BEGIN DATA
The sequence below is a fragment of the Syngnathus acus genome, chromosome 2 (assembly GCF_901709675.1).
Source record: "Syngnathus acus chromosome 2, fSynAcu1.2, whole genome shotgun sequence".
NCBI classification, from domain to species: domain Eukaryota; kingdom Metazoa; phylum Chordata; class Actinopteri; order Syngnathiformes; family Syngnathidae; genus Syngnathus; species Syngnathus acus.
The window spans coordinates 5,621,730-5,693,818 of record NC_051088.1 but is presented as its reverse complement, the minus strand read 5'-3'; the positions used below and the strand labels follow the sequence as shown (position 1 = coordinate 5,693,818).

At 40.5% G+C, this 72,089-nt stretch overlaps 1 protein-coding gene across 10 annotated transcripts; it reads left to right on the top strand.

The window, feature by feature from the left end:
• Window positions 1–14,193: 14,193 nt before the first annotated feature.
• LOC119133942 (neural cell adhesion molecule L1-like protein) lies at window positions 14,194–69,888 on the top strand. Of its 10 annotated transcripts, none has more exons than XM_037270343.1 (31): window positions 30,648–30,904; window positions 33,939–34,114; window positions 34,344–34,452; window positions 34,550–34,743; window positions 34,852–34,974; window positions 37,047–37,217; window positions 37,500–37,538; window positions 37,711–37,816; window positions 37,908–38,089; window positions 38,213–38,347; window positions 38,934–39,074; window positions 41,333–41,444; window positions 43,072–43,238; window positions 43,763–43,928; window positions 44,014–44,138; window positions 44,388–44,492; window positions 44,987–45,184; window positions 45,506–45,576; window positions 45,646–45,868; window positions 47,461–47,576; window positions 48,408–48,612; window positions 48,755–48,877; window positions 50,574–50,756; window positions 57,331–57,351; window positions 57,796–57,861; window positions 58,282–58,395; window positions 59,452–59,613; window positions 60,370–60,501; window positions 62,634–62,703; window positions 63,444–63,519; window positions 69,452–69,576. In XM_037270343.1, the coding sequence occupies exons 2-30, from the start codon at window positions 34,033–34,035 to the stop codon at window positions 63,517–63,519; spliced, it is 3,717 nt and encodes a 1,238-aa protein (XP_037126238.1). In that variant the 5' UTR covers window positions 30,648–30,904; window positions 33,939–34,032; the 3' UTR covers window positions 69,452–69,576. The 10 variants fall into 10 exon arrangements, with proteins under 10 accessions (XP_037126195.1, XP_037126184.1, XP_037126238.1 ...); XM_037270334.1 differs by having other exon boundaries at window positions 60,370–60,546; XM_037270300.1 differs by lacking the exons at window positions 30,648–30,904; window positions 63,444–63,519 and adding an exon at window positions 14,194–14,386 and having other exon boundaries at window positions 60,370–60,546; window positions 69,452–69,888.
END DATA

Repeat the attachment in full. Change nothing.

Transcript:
The sequence below is a fragment of the Syngnathus acus genome, chromosome 2 (assembly GCF_901709675.1).
Source record: "Syngnathus acus chromosome 2, fSynAcu1.2, whole genome shotgun sequence".
NCBI classification, from domain to species: domain Eukaryota; kingdom Metazoa; phylum Chordata; class Actinopteri; order Syngnathiformes; family Syngnathidae; genus Syngnathus; species Syngnathus acus.
The window spans coordinates 5,621,730-5,693,818 of record NC_051088.1 but is presented as its reverse complement, the minus strand read 5'-3'; the positions used below and the strand labels follow the sequence as shown (position 1 = coordinate 5,693,818).

At 40.5% G+C, this 72,089-nt stretch overlaps 1 protein-coding gene across 10 annotated transcripts; it reads left to right on the top strand.

The window, feature by feature from the left end:
• Window positions 1–14,193: 14,193 nt before the first annotated feature.
• LOC119133942 (neural cell adhesion molecule L1-like protein) lies at window positions 14,194–69,888 on the top strand. Of its 10 annotated transcripts, none has more exons than XM_037270343.1 (31): window positions 30,648–30,904; window positions 33,939–34,114; window positions 34,344–34,452; window positions 34,550–34,743; window positions 34,852–34,974; window positions 37,047–37,217; window positions 37,500–37,538; window positions 37,711–37,816; window positions 37,908–38,089; window positions 38,213–38,347; window positions 38,934–39,074; window positions 41,333–41,444; window positions 43,072–43,238; window positions 43,763–43,928; window positions 44,014–44,138; window positions 44,388–44,492; window positions 44,987–45,184; window positions 45,506–45,576; window positions 45,646–45,868; window positions 47,461–47,576; window positions 48,408–48,612; window positions 48,755–48,877; window positions 50,574–50,756; window positions 57,331–57,351; window positions 57,796–57,861; window positions 58,282–58,395; window positions 59,452–59,613; window positions 60,370–60,501; window positions 62,634–62,703; window positions 63,444–63,519; window positions 69,452–69,576. In XM_037270343.1, the coding sequence occupies exons 2-30, from the start codon at window positions 34,033–34,035 to the stop codon at window positions 63,517–63,519; spliced, it is 3,717 nt and encodes a 1,238-aa protein (XP_037126238.1). In that variant the 5' UTR covers window positions 30,648–30,904; window positions 33,939–34,032; the 3' UTR covers window positions 69,452–69,576. The 10 variants fall into 10 exon arrangements, with proteins under 10 accessions (XP_037126195.1, XP_037126184.1, XP_037126238.1 ...); XM_037270334.1 differs by having other exon boundaries at window positions 60,370–60,546; XM_037270300.1 differs by lacking the exons at window positions 30,648–30,904; window positions 63,444–63,519 and adding an exon at window positions 14,194–14,386 and having other exon boundaries at window positions 60,370–60,546; window positions 69,452–69,888.